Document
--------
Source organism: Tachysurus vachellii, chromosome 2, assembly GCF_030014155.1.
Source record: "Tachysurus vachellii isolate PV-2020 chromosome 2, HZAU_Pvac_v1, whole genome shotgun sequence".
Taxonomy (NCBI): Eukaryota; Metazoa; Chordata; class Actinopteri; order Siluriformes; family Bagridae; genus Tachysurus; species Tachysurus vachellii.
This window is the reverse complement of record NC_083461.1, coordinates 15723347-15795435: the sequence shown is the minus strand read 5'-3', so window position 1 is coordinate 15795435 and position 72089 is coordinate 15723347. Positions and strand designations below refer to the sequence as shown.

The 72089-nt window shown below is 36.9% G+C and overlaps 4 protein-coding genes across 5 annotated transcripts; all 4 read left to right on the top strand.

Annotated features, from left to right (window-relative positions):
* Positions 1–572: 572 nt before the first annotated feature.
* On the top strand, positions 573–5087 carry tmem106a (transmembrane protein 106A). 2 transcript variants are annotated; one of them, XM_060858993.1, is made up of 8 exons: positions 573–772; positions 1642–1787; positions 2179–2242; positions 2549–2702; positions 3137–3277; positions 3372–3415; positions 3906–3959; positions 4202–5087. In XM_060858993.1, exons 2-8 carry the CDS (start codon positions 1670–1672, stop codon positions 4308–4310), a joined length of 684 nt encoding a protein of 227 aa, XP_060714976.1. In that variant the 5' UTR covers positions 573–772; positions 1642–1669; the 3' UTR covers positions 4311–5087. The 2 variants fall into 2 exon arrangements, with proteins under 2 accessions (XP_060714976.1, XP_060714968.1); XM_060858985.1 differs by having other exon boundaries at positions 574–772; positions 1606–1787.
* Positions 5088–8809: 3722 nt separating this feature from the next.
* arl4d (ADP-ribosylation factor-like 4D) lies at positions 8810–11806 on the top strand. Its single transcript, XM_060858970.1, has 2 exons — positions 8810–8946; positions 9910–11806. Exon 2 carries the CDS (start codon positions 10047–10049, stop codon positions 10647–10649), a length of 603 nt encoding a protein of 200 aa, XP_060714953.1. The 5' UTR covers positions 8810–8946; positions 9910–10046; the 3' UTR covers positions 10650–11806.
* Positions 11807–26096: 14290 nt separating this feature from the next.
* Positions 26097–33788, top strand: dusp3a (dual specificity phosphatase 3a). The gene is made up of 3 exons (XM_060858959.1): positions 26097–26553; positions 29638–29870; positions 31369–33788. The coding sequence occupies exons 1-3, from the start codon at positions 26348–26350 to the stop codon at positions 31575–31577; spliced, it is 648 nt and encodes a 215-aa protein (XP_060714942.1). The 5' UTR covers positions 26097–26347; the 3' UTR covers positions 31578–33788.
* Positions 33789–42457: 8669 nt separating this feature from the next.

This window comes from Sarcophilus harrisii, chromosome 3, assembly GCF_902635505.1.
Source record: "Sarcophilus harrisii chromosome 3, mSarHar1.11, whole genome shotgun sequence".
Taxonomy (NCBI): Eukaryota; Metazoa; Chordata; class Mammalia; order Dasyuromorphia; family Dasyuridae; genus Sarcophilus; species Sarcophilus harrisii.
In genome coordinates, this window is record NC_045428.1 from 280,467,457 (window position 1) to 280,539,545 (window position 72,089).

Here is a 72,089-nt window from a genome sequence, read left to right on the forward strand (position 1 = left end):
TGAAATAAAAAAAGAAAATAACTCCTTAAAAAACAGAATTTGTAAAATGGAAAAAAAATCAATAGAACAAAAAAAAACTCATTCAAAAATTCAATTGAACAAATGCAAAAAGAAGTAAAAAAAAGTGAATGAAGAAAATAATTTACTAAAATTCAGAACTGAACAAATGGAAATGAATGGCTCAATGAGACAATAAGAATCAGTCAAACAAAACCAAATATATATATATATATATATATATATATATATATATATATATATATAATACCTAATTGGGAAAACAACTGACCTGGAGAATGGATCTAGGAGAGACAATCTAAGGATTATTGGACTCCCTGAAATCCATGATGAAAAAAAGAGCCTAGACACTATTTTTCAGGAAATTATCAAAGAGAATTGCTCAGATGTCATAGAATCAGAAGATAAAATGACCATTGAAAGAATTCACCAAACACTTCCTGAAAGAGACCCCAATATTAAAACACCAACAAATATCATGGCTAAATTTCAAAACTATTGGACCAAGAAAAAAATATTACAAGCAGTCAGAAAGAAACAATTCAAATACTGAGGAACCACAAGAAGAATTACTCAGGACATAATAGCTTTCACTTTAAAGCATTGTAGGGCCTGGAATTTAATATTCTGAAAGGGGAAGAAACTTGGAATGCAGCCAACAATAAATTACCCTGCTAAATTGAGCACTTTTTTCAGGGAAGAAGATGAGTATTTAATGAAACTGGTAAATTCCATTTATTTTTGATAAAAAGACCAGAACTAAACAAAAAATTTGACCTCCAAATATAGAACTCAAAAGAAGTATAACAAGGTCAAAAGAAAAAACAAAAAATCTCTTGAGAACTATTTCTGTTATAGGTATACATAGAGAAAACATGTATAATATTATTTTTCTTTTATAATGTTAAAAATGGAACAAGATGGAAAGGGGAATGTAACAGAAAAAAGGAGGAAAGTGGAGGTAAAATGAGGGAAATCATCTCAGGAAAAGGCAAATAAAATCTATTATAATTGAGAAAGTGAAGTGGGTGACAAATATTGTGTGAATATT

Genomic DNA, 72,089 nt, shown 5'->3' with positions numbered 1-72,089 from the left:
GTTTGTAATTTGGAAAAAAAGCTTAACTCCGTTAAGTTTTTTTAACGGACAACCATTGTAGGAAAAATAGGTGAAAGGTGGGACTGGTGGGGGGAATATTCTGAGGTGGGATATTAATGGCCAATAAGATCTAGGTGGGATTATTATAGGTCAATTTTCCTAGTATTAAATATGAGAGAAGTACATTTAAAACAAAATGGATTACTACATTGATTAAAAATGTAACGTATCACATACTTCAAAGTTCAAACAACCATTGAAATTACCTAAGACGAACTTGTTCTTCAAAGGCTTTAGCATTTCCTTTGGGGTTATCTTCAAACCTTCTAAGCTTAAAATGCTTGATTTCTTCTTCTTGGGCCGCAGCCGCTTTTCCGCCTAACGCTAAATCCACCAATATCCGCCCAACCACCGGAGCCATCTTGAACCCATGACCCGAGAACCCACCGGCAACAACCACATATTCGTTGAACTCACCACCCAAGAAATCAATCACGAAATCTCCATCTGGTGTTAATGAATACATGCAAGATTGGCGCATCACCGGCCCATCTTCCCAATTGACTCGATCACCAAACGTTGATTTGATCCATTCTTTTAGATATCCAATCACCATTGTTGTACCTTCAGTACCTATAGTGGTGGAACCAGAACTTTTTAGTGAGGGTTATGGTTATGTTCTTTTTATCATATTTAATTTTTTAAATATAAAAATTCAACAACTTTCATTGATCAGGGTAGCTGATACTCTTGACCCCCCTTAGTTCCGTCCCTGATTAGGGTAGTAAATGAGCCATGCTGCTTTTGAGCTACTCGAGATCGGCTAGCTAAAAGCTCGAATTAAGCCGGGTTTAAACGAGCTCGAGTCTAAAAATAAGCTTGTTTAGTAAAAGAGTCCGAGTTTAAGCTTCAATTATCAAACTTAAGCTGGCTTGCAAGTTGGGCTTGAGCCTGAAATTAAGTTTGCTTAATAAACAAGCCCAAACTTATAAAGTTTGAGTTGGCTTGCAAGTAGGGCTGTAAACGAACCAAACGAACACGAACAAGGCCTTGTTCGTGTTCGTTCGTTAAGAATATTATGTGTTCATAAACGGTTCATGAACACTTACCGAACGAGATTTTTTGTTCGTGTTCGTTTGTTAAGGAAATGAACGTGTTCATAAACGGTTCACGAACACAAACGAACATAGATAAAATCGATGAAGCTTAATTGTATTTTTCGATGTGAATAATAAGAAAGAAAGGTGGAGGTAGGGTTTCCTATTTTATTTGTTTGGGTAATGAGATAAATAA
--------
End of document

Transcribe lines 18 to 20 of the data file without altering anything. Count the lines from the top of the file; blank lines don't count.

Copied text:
Here is a 72,089-nt window from a genome sequence, read left to right on the forward strand (position 1 = left end):
TGAAATAAAAAAAGAAAATAACTCCTTAAAAAACAGAATTTGTAAAATGGAAAAAAAATCAATAGAACAAAAAAAAACTCATTCAAAAATTCAATTGAACAAATGCAAAAAGAAGTAAAAAAAAGTGAATGAAGAAAATAATTTACTAAAATTCAGAACTGAACAAATGGAAATGAATGGCTCAATGAGACAATAAGAATCAGTCAAACAAAACCAAATATATATATATATATATATATATATATATATATATATATATATATAATACCTAATTGGGAAAACAACTGACCTGGAGAATGGATCTAGGAGAGACAATCTAAGGATTATTGGACTCCCTGAAATCCATGATGAAAAAAAGAGCCTAGACACTATTTTTCAGGAAATTATCAAAGAGAATTGCTCAGATGTCATAGAATCAGAAGATAAAATGACCATTGAAAGAATTCACCAAACACTTCCTGAAAGAGACCCCAATATTAAAACACCAACAAATATCATGGCTAAATTTCAAAACTATTGGACCAAGAAAAAAATATTACAAGCAGTCAGAAAGAAACAATTCAAATACTGAGGAACCACAAGAAGAATTACTCAGGACATAATAGCTTTCACTTTAAAGCATTGTAGGGCCTGGAATTTAATATTCTGAAAGGGGAAGAAACTTGGAATGCAGCCAACAATAAATTACCCTGCTAAATTGAGCACTTTTTTCAGGGAAGAAGATGAGTATTTAATGAAACTGGTAAATTCCATTTATTTTTGATAAAAAGACCAGAACTAAACAAAAAATTTGACCTCCAAATATAGAACTCAAAAGAAGTATAACAAGGTCAAAAGAAAAAACAAAAAATCTCTTGAGAACTATTTCTGTTATAGGTATACATAGAGAAAACATGTATAATATTATTTTTCTTTTATAATGTTAAAAATGGAACAAGATGGAAAGGGGAATGTAACAGAAAAAAGGAGGAAAGTGGAGGTAAAATGAGGGAAATCATCTCAGGAAAAGGCAAATAAAATCTATTATAATTGAGAAAGTGAAGTGGGTGACAAATATTGTGTGAATATT

Genomic DNA, 72,089 nt, shown 5'->3' with positions numbered 1-72,089 from the left: